Friday June 29, 2018 | by Chelsea Liu

EXHIBITION: For its grand opening, the new Portheimka Glass Museum in Prague presents a Karen LaMonte exhibit "Clothed in Light"

Constructed in the 1720's to serve as a summer residence for the aristocratic Dientzenhofer family, the Baroque Portheimka Summer Palace has been repurposed as the Portheimka Glass Museum, the first institution devoted exclusively to glass art in Prague. The national cultural monument, named on its website “a baroque pearl of the Prague district of Smíchov,” was converted into a glass museum by Museum Kampa with the support of the Jan and Meda Mládek Foundation. Portheimka will present a permanent exhibition, host workshops for children, and is currently unveiling its first temporary exhibition, a display of American artist Karen LaMonte’s spectral glass figures that will remain on view through November 4, 2018.

According to Helena Musilová, director of the Museum Kampa, the idea for Portheimka’s conversion into a glass exhibition space arose in April of 2017. Previously, there had been no museum of glass or any specialized institution devoted to art glass in Prague, despite considerable popular interest in Czech glass among both tourists and residents. In 2016, Museum Kampa dedicated a large exhibition to Czech glass masters, and soon began looking to expand and find a permanent home for the project. Portheimka, with its sumptuous history and ideal location, provided the perfect solution. Museum Kampa invited the art glass expert Milan Hlaveš from the Museum of Applied Arts and other collaborators to join them in realizing this dream, and in June of 2018, Portheimka was opened to the public in its new incarnation as a glass art institution. According to statements from the representatives of the Kampa Museum, it is not intended to be a purely classic museum, but rather an interactive, experiential, and educational space. Visitors are invited to wander through a series of unique and charming rooms - the Chapel, the Dining Room, the Garden, the Cabinet of Curiosities, and the Hall with a Chandelier - and immerse themselves in the interplay of the palace’s richly baroque atmosphere and the contemporary art objects housed within.

Until now, Portheimka’s main offering has been its permanent exhibit: "Glass as Art." This exhibit comprises works by legendary personalities of Czech glass including the late René Roubíček, Jaroslava Brychtová, and Vladimír Kopecký as well as a number of younger artists, some of whom hail directly from Portheim. Also on display at Portheimka is a selection of around thirty works by renowned foreign artists: Dale Chihuly, H. K. Littleton, Erwin Eisch, Kyohei Fujita, Isabel De Obaldia, Mare Saare, Jeff Zimmer, De La Torre brothers, and others. Now joining this diverse array is Karen LaMonte, in the institution’s first temporary exhibition, curated by Milan Hlaveš. “Clothed in Light”will feature LaMonte’s signature sculptures of three-dimensional, life-sized dresses rendered in crystalline glass: haunted investigations into corporeality and femininity.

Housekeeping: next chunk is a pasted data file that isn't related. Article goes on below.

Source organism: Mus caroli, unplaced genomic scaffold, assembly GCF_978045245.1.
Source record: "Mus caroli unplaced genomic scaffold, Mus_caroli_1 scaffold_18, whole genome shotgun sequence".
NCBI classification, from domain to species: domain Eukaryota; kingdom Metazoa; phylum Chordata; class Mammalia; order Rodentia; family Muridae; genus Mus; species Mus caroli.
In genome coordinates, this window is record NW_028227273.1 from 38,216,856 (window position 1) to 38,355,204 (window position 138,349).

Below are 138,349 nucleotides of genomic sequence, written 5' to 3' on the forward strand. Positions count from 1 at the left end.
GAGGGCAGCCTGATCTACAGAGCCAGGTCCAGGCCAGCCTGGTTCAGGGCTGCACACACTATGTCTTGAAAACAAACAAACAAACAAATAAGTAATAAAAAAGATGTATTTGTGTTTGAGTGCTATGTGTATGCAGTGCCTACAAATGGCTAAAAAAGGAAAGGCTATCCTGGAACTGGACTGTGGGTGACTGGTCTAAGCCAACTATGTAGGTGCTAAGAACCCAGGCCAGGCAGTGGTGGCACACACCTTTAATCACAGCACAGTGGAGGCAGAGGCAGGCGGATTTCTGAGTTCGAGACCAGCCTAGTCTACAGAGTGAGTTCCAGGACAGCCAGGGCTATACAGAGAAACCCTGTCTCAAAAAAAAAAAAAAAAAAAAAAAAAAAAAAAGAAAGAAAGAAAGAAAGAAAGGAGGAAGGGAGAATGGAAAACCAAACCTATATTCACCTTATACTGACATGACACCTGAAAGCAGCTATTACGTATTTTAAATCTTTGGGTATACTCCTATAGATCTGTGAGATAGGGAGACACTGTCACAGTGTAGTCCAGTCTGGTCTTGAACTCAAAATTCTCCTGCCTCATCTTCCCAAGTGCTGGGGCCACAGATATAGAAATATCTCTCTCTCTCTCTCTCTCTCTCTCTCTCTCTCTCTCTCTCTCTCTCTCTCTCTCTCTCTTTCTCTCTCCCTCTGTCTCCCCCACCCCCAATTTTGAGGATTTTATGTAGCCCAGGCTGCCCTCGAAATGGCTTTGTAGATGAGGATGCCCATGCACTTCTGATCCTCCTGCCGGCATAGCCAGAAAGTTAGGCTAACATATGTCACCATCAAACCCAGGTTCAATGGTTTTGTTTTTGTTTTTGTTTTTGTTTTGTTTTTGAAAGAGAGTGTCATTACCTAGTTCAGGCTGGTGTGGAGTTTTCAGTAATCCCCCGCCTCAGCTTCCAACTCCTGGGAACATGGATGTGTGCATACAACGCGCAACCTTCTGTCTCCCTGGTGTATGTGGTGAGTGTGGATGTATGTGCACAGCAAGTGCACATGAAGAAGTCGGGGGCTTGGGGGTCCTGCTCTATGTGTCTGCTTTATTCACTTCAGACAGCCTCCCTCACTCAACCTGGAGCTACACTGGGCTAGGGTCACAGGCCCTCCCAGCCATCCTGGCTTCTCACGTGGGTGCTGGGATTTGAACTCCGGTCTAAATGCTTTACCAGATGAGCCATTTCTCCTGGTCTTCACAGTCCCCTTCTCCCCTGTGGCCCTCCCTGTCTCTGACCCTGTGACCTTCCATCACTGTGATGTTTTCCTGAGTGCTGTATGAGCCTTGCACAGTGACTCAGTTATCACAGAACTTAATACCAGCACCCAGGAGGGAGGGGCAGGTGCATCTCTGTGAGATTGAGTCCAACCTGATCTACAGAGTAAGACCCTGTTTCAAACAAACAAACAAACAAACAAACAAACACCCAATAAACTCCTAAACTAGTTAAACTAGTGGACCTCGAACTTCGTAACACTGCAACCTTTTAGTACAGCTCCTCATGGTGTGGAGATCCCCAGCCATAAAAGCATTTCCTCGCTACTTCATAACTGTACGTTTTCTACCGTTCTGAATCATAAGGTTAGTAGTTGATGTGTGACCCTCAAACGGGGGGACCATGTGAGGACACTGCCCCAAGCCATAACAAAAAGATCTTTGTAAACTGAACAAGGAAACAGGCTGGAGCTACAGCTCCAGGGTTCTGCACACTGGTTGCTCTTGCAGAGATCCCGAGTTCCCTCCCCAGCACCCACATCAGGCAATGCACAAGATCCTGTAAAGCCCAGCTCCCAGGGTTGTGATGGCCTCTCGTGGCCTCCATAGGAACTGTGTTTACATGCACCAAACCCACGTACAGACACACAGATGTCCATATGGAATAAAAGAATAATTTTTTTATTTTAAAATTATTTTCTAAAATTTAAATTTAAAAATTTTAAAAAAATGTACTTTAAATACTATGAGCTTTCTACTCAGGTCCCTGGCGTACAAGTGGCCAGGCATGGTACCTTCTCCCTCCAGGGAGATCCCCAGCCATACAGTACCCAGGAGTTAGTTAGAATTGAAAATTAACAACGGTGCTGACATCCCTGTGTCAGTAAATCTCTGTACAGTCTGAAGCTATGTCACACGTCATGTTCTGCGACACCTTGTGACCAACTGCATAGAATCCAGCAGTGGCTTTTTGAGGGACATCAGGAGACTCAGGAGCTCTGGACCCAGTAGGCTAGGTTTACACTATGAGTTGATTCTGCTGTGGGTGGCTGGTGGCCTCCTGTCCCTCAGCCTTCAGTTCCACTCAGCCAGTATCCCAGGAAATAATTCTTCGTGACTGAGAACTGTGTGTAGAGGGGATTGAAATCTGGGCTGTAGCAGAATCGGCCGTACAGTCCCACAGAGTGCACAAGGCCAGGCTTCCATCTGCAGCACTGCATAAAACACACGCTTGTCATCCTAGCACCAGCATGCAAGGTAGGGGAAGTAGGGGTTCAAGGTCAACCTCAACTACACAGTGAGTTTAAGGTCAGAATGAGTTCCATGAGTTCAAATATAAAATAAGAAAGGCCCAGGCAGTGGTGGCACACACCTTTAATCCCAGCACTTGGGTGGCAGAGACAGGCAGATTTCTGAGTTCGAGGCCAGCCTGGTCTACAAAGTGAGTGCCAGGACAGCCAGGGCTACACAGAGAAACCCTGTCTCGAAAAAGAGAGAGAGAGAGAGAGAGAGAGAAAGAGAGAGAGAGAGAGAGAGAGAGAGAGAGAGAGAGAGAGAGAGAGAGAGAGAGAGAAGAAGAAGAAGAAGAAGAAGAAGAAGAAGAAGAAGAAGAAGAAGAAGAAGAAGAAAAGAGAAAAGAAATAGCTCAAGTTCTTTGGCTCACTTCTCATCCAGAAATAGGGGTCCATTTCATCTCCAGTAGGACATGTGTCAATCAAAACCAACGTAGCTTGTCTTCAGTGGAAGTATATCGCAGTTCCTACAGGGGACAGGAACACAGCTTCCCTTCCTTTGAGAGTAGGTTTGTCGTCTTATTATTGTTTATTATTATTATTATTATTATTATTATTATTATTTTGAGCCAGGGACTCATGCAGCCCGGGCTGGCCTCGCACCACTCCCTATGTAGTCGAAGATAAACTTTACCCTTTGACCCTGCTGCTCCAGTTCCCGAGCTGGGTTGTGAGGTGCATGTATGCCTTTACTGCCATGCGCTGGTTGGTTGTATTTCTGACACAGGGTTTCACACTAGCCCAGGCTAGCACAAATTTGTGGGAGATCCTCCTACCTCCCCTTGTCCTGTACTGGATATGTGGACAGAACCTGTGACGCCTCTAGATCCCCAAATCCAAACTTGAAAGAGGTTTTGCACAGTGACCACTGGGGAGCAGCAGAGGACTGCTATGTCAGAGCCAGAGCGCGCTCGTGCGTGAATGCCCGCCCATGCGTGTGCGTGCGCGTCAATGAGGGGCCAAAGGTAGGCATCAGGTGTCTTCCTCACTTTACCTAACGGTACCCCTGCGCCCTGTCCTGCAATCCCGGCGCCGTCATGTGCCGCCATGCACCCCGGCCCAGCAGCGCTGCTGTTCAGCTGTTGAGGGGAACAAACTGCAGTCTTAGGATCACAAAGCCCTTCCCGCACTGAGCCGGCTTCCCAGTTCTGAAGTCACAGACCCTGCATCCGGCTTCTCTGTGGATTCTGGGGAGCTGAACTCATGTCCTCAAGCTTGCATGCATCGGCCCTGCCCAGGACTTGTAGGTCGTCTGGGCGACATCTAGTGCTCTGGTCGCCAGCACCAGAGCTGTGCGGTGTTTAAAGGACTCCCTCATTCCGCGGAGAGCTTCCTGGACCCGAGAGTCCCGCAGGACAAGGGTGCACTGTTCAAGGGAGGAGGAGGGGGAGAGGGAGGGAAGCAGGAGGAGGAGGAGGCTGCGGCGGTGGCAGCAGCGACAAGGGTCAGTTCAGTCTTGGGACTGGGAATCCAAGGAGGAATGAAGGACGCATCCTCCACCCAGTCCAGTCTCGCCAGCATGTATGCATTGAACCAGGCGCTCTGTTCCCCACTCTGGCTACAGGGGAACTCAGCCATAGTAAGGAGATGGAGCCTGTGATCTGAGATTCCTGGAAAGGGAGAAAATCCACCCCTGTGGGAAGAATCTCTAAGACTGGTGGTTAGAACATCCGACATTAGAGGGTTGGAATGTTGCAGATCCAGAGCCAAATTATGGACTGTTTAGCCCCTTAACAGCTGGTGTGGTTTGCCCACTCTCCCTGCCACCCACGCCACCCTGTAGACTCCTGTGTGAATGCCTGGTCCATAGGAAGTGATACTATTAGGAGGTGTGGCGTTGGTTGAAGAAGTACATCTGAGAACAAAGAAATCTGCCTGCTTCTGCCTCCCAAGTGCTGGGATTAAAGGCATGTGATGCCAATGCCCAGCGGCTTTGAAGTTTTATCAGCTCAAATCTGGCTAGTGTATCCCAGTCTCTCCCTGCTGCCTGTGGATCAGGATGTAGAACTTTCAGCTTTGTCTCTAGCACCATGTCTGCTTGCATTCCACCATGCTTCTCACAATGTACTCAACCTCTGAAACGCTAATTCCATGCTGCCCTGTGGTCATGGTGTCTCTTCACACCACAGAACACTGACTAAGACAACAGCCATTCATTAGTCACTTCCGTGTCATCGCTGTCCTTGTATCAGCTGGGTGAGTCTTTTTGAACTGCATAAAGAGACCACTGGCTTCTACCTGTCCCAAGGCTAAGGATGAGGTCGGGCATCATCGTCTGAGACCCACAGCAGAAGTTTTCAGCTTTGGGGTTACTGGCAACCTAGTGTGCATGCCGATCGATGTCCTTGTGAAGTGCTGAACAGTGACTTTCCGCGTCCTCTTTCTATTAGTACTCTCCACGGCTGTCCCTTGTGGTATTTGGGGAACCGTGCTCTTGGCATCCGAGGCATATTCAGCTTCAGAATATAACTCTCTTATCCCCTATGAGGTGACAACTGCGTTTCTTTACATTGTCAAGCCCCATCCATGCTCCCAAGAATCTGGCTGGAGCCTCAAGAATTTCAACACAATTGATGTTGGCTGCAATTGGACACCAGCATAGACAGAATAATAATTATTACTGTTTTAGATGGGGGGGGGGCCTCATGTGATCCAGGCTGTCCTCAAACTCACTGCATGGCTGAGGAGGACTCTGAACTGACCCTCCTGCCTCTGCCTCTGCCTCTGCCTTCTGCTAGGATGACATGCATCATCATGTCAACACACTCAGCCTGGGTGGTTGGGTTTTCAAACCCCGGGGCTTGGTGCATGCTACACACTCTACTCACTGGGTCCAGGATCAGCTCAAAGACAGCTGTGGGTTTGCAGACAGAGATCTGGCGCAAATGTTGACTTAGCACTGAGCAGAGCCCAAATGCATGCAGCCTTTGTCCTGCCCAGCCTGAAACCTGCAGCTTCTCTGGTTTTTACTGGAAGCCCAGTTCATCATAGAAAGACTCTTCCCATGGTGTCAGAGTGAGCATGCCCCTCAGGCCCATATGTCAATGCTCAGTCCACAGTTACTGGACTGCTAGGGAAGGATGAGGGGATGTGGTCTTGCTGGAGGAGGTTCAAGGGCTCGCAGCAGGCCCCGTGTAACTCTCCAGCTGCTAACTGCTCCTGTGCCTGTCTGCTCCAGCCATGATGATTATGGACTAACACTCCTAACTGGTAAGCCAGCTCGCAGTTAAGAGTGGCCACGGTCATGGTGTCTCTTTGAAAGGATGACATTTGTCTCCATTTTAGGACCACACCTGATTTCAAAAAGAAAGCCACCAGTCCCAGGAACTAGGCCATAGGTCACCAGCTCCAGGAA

The choice of LaMonte is intuitive considering the artist’s close ties to the Czech Republic. After her graduation from the Rhode Island School of Design in the United States, LaMonte was awarded the Fulbright Fellowship and continued her studies in the atelier of Vladimír Kopecký at the Academy of Arts, Architecture & Design in Prague. There, she learned and mastered the glass casting technique, first developed by Czech artists Stanislav Libenský and Jaroslava Brychtová, that would become central in her practice. LaMonte also went on to work with glassmakers from the North Bohemian town of Železný Brod, and to this day is still based in the Czech Republic. As Portheimka’s website has it: “Thanks to this place, the Czech Republic became for Karen LaMonte not only her home but literally her destiny.”

And there are thematic affinities, too. In its description of LaMonte's exhibit, Portheimka writes: “Admirers of her garb are fascinated by the flawlessness and fragile beauty of almost dreamy metaphorical objects, the mysterious translucence of its matte surfaces as well as the genuine volume of richly pleated fabrics contrasting with the half dematerialized silvery-like imprints of absent women’s bodies inside the glowing matter.” LaMonte's classically inspired, evocative sculptures seem eminently suited to display at the Portheimka, itself steeped in and carrying the weight of the present past, neither fully ancient nor contemporary. Their tensions map well onto the space: both at once out of time yet still imbued with life and spirit, and all the more powerful for it. 

Curiously, however, Portheimka also mentions of LaMonte’s glass garments, which are still her main form and focus: “To many it seemed a trivial idea without a deeper content.” Although Portheimka goes on to unequivocally laud LaMonte as “one of the most renowned personages of contemporary glass art,” it remains for the viewer to decide on the contentions surrounding art and craft, surface and concept. 

In any event, LaMonte’s addition to the roster of artists at Portheimka only further suggests its relevance and importance as an intriguing new space committed to the complex, immortal life of glass. 


“Karen LaMonte: Clothed in Light”
June 29 - November 4, 2018
Štefánikova 68/1
150 00 Prague 5 – Smíchov
Tel: +420 776 036 111

Glass: The UrbanGlass Quarterly, a glossy art magazine published four times a year by UrbanGlass has provided a critical context to the most important artwork being done in the medium of glass for more than 40 years.